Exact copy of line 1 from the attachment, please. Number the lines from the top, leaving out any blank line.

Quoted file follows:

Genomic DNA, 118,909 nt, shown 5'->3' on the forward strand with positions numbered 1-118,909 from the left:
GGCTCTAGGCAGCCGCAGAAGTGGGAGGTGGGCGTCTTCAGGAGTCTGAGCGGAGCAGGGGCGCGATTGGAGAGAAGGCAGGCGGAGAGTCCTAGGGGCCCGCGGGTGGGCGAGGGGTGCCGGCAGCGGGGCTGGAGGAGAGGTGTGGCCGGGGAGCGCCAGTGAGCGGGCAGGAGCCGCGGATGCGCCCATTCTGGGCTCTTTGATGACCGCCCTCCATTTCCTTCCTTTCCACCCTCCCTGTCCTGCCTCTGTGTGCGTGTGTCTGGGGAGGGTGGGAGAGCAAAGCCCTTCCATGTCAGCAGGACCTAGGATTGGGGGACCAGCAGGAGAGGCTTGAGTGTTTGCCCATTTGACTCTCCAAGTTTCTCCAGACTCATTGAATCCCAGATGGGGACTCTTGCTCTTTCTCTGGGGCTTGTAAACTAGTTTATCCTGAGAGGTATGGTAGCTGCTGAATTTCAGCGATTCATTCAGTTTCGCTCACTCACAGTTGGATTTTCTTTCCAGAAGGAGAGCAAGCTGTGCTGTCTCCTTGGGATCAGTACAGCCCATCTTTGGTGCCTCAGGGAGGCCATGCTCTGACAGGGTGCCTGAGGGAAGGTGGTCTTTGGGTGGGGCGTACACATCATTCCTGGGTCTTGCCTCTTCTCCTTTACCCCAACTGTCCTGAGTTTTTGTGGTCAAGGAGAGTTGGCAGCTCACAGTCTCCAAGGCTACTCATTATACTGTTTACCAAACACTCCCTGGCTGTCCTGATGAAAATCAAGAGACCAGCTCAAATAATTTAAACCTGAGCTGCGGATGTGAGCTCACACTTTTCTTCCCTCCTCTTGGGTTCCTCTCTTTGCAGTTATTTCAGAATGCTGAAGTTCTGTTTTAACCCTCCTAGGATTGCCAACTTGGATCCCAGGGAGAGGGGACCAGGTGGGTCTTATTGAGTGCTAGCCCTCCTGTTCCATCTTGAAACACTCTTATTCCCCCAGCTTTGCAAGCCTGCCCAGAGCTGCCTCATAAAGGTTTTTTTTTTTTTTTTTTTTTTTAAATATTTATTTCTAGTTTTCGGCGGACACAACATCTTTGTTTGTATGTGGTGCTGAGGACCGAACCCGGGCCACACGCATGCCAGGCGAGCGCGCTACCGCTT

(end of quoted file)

Genomic DNA, 118,909 nt, shown 5'->3' on the forward strand with positions numbered 1-118,909 from the left: